Magnesium plant has had safety problems
"I have seen small fires, big fires, I've seen it all there," said a former Meridian Magnesium Products employee.
A massive explosion and fire at a Meridian Magnesium Products plant in Eaton Rapids.
Two people were injured but later released from the hospital.
The fire is out, but neighbors said this isn't the first time that factory has had problems.
News 10's Alani Letang dug into their past through past state records.
We found the plant has had 7 violations from 2014 to 2016, according to Michigan's Occupational Safety and Health Administration, or OSHA. Several past and current employees told us they are not surprised the fire happened.
Letang spoke to a former employee who didn't want to be identified. He said he started working there in 2015 but left three months ago because he said it was too dangerous.
"I would've assumed it would've blown up three years ago," the former employee said.
This former employee worked as a die-casting machine operator at the plant. He told us fires were a regular occurrence because workers didn't get enough training.
"They put whoever and whenever they can on a machine, those people don't know what's going on. Supervisor's not around so sometimes something goes wrong and there is nobody to ask for help," said former employee.
But there is somebody, he said, who will push you to work when accidents happen.
"Every time there was a fire they told you to get back to work. It wasn't about your health or if you were okay, it was all about the parts, and how much you can produce and how fast you can produce them," the former employee said.
In 2014 OSHA found that the plant failed to service and maintain machines and equipment, it's something that could've harmed employees.
The former employee told Letang, the management team would assure him there was nothing to worry about.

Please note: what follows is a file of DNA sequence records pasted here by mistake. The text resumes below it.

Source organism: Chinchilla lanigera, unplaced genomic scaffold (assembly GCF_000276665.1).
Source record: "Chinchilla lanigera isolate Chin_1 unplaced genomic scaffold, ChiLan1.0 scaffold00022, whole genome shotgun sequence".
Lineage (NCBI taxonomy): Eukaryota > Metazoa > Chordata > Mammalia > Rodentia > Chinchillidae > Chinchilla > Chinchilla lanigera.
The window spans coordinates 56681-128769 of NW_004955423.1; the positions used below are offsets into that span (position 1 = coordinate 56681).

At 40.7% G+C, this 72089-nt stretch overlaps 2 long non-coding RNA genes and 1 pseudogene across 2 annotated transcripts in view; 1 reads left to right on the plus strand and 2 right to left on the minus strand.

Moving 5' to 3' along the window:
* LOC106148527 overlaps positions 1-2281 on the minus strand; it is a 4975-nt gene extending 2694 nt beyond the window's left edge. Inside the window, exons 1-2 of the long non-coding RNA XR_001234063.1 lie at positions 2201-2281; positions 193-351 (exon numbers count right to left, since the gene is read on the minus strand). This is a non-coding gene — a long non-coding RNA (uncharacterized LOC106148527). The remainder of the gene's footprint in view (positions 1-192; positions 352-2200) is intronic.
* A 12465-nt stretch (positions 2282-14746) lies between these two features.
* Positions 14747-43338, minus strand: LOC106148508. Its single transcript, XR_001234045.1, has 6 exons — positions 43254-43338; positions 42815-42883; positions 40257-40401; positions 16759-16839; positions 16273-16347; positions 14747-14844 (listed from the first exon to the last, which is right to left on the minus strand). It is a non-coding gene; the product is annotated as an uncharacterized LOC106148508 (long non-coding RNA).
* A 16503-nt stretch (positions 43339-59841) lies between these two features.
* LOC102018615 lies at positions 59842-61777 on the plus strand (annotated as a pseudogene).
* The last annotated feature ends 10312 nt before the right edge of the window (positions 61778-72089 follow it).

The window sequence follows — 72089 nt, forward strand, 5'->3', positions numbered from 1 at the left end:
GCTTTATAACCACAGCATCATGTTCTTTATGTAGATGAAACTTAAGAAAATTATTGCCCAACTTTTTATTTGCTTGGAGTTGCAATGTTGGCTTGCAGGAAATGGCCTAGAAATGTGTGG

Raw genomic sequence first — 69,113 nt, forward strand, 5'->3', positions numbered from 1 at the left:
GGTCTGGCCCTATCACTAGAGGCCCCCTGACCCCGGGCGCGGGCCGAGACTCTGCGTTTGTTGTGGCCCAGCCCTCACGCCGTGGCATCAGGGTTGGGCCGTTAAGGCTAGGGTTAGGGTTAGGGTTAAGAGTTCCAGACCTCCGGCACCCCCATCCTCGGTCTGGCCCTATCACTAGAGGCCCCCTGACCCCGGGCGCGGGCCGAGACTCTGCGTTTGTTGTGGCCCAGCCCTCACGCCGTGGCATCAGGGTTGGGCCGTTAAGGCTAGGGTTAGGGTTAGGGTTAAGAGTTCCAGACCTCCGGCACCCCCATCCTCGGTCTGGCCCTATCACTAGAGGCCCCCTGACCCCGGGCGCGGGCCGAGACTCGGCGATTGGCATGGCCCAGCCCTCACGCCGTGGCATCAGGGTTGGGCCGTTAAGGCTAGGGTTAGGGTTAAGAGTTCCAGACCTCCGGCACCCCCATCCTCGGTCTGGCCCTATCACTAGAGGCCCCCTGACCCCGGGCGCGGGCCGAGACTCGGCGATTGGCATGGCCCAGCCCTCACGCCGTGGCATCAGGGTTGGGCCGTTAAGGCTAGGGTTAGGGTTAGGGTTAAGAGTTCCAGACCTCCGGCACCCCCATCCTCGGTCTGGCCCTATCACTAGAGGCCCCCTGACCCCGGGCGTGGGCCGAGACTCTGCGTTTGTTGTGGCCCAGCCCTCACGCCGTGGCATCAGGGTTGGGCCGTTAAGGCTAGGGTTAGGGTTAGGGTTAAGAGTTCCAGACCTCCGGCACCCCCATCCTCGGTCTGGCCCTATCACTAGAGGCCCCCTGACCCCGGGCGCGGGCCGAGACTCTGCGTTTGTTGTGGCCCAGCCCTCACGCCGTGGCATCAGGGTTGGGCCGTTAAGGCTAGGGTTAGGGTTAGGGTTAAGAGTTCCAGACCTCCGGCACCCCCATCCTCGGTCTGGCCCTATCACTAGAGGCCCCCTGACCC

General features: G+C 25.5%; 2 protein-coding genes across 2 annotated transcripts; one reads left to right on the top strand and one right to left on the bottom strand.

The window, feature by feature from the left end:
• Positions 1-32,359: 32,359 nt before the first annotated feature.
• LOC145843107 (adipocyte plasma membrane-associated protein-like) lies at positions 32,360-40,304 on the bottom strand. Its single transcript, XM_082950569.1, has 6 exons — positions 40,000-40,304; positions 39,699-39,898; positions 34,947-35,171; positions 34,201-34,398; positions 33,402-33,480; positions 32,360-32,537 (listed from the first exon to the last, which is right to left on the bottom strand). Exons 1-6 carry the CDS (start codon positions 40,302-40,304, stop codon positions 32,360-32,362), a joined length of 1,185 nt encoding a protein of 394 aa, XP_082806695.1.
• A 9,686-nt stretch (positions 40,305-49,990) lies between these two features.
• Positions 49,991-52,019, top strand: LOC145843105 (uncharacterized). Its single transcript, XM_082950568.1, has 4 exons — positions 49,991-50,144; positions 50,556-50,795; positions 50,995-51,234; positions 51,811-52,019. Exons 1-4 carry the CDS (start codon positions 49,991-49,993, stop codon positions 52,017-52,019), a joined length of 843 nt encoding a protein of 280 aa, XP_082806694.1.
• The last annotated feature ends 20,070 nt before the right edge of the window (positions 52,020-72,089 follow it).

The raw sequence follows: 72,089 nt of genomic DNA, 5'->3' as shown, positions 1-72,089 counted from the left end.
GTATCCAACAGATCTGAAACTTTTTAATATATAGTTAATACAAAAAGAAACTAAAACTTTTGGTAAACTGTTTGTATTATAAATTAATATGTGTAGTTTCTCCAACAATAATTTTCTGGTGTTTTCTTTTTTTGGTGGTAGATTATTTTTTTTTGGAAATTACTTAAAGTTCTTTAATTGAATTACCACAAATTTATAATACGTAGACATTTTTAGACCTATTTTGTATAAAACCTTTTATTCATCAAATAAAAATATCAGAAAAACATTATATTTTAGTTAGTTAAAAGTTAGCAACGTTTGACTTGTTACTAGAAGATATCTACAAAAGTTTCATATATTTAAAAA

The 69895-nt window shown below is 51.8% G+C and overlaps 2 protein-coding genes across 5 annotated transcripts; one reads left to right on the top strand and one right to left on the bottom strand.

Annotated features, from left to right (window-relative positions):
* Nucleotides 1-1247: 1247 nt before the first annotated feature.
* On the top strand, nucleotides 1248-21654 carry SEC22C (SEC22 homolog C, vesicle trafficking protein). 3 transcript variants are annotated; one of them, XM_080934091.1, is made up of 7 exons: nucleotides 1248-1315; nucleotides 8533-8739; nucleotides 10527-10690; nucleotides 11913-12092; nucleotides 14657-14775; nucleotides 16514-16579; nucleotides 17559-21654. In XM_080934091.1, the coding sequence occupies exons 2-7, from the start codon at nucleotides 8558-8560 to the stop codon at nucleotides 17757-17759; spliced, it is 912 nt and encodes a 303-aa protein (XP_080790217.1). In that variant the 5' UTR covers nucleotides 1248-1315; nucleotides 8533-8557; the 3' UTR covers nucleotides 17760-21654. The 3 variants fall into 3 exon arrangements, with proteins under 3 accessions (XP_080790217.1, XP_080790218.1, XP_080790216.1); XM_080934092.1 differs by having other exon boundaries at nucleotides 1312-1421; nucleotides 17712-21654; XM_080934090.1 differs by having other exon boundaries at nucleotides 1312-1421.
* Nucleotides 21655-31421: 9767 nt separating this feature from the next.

He said, "they tell us that it's nothing, there's no issue, OSHA has approved everything that is going on in there."
The past employee said the surroundings weren't safe either. In 2016 OSHA records indicate the plant's machines weren't properly locked and tilted to avoid injury.
Both past and current employees told us the plant wasn't clean, which created another safety issue.
"There's sud on the walls, on the machine, on the floor, the floors are slippery from magnesium exploding and being on the floor. It's like a skating rink," the former employee said.
The plant's human resource manager would not address those issues except to say safety is a primary concern. We are told the first and second shifts have been called back to work.
The company is doing a damage estimate to see when it can resume normal operations.
Management will answer employee questions at a meeting Thursday morning.
General Motors told us the fire will not have any immediate impact on the Delta Township and Grand River plants. We'll let you know if that changes.
There are several reasons magnesium is used to make car parts.
For one, it has the best "strength-to-weight" ratio of any commonly used metal. Magnesium is less likely to corrode than other metals, it's also extremely stable and resistant to dents.
The downside is magnesium is highly flammable and it reacts violently with water when it's burning.
That makes it tough to put out a magnesium fire.
Scientists said the best way to combat a magnesium fire is to use a special type of fire extinguisher or cover it with sand.